Once I decided life was something to be valued, I became afraid of death

Once I decided life was something to be valued, I became afraid of death

As someone who doesn’t do well with uncertainty, I have visited many psychics over the years.

I’ve always hoped they will tell me the one thing I want to hear; that I do not have to worry, that I can’t get it ‘wrong’ no matter what choices I make, everything is going to be fine.

I want them to reassure me I will be happy. Some readers have been better than others but the one thing they all have in common is this — each told me I would live to be a great age.

I was maybe 17 when I first heard this prediction and, coupled with a natural inclination towards believing in one’s own mortality that most young people possess, I began to see myself as invincible.

I would cross the road without looking — the cars would stop for me, I presumed — and at university I developed a penchant for walking quiet streets late at night, alone.

I hitchhiked in Spain by myself, climbing into strangers’ cars with nothing but my wits to protect me. I travelled across India alone, drinking the water and eating street food (yes, the former did result in a parasite burrowing into in my gut, thanks for asking) and even though I was destroyed with mosquito bites, I gave up on the anti-malaria medication within the first week because it gave me unbearable nightmares and I said ‘I’d rather take a chance and see what happens’.

After a particularly wild Trinity Ball, I limped out of campus barefoot (I’d lost my shoes) and with no way of contacting my friends (my Nokia had died), and after meeting a stranger on the street, decided to go to the top of a well-known Dublin landmark to watch the sun rise with him.

I arrived back to my shared house at 8am to find my poor housemates on the phone to every hospital in the city — we thought you were dead! they cried, and I said: “No, no, I was just having an adventure.”

I have other stories, but none I would commit to print. Looking back now, I am astounded at how selfish I could be, how reckless, and I wonder was the behaviour fuelled by a belief that I was indestructible or by a blatant disregard for my own life. In my experience, when you struggle with addiction, death is something that feels very close.

The more often you inflict harm upon yourself, the more life seems cheapened in a way. “I don’t wanna die, but I ain’t keen on living either”, as Robbie Williams put it. Recovery is about deciding that not only do you want to live, you want to thrive.

What I’ve found interesting in my own recovery is that once I decided life was something to be valued, I became increasingly afraid of death. I’ve developed a dislike of heights, I don’t like being in the car with careless drivers, I feel panicky at the mere thought of a roller-coaster.

For years, I would look at the other passengers as I boarded a flight and wanted to tell them — don’t worry! There’s no way this plane is going down with me here! I’m going to live to be 100! — but now, I hold my breath and remind myself of the unlikely statistics of a plane crash.

On the flight home from a recent trip to Thailand, the pilot announced at the beginning that it would be a “very calm” trip, and that the “fasten seat-belt sign would more than likely remain off for the duration”.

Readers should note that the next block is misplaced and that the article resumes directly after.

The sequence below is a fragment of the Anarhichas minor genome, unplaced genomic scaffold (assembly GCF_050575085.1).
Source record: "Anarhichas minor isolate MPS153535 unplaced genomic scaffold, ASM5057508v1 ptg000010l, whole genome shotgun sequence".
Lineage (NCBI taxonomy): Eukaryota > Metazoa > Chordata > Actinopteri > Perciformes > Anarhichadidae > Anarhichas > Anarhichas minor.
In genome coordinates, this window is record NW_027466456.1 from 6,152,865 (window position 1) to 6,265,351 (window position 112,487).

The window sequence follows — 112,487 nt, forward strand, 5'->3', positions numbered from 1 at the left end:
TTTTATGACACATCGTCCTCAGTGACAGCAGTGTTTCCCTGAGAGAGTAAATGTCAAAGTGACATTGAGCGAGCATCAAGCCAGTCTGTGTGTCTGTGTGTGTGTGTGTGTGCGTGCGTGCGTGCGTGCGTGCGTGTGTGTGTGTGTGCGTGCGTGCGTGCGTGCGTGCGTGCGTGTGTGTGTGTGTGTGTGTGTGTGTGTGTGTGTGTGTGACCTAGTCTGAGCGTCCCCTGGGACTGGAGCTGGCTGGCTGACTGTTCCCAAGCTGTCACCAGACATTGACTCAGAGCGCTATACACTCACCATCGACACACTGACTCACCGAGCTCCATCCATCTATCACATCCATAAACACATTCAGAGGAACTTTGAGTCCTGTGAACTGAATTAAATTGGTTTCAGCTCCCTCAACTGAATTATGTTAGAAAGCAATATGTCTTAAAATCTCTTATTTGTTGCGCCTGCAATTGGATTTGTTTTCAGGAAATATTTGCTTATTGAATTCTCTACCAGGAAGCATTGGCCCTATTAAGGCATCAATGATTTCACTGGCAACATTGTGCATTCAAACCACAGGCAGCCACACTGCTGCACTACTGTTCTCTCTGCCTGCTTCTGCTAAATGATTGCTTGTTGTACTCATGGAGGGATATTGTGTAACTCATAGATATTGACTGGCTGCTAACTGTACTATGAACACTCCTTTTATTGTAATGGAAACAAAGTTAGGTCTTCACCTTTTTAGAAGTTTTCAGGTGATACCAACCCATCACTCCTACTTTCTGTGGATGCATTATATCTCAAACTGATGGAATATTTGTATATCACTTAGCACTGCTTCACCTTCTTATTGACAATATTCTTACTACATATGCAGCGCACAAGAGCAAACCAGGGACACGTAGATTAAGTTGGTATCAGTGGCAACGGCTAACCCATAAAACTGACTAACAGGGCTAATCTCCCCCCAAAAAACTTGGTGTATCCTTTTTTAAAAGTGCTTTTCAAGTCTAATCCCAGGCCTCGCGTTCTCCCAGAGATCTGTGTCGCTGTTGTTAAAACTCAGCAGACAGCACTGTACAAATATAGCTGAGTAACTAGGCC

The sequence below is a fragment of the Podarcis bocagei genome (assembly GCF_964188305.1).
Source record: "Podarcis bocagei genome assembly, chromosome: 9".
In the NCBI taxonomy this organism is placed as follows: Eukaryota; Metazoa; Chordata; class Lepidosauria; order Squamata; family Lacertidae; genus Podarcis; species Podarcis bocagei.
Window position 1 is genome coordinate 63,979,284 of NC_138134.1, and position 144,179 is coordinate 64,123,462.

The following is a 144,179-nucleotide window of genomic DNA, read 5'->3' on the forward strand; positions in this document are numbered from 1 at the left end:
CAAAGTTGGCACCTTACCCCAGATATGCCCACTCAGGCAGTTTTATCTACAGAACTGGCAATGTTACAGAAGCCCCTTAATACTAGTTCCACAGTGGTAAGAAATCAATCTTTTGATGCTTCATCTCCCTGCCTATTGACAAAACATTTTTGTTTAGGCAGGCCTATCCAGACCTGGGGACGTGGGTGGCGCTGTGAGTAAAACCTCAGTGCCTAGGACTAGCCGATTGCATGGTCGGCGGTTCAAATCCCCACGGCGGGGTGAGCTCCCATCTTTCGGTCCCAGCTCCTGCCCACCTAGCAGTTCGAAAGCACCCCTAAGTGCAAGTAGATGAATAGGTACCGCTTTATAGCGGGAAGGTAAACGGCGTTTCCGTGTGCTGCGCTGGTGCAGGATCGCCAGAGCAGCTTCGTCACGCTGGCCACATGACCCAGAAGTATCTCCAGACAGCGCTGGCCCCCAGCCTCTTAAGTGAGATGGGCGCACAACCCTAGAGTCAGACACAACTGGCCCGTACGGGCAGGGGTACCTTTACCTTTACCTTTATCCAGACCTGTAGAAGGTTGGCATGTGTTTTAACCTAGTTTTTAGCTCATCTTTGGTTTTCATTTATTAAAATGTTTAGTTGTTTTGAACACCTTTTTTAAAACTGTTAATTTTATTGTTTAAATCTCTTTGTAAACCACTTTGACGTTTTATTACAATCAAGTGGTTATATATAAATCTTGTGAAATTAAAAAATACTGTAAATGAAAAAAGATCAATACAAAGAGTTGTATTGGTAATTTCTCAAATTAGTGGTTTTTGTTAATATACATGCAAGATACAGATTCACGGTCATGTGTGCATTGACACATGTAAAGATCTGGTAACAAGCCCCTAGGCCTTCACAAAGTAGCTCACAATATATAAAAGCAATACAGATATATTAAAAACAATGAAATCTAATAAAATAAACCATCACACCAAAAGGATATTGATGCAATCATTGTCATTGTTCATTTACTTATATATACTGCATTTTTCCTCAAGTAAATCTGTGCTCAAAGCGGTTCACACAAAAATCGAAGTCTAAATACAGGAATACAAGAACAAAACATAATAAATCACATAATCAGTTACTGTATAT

Every time there was a slight bump, my mother looked at me and mouthed “I thought this was going to be calm?”

Of course, we then hit such a spectacularly bad patch of turbulence, that an air steward gave a quick sign of the cross — not exactly something you want to see from seasoned professionals — and a young woman a few rows behind us started having a panic attack.

My mother is a nervous flyer at the best of times so I was trying to calm her nerves (deep yoga breaths, Mom! You can do this!) all the while, I was thinking — this is the end.

This is how I’m going to die. I didn’t scream or cry, I was completely silent. (I don’t know what this says about me but my overwhelming feeling was one of the relief that the new book was in relatively good shape and wouldn’t require too much editing in the case of my untimely death…!)

Spoiler: I didn’t die. I’m not writing this to you beyond the grave. But when I arrived home in Clonakilty, after being awake for 24 hours, I still couldn’t sleep.

For some reason, I listened to the tapes of the victims of 9/11, the people who had been on those, doomed, hijacked planes.

I listened as they phoned their families and told their partners and children and parents how loved they were, how devastated they were that they wouldn’t see them again.

I had never Googled these recordings before, this was my first time hearing them. It made me think of how precious life must feel when its about to be taken away from you.

And how, in those last moments, all you would want to do is to tell another human being that you loved them.

Life is a gift, I thought, and not one that should be taken for granted.

What I’ve found interesting in my own recovery is that once I decided life was something to be valued, I became afraid of death.

LOUISE SAYS

Read: Ask Again, Yes by Mary Beth Keane. This story is about two neighbouring Irish American families living in a suburb in New York, the friendship between their children, and a tragedy that threatens to tear them apart. It’s a moving, compassionate novel, brilliant on addiction and inherited trauma.

Watch: Dickinson on Apple TV. This is Emily Dickinson as you’ve never seen her before. Sexy, funny, gloriously irreverent, and completely anachronistic (Lizzo and ASAP Rocky are on the soundtrack?!). This series is a delight.

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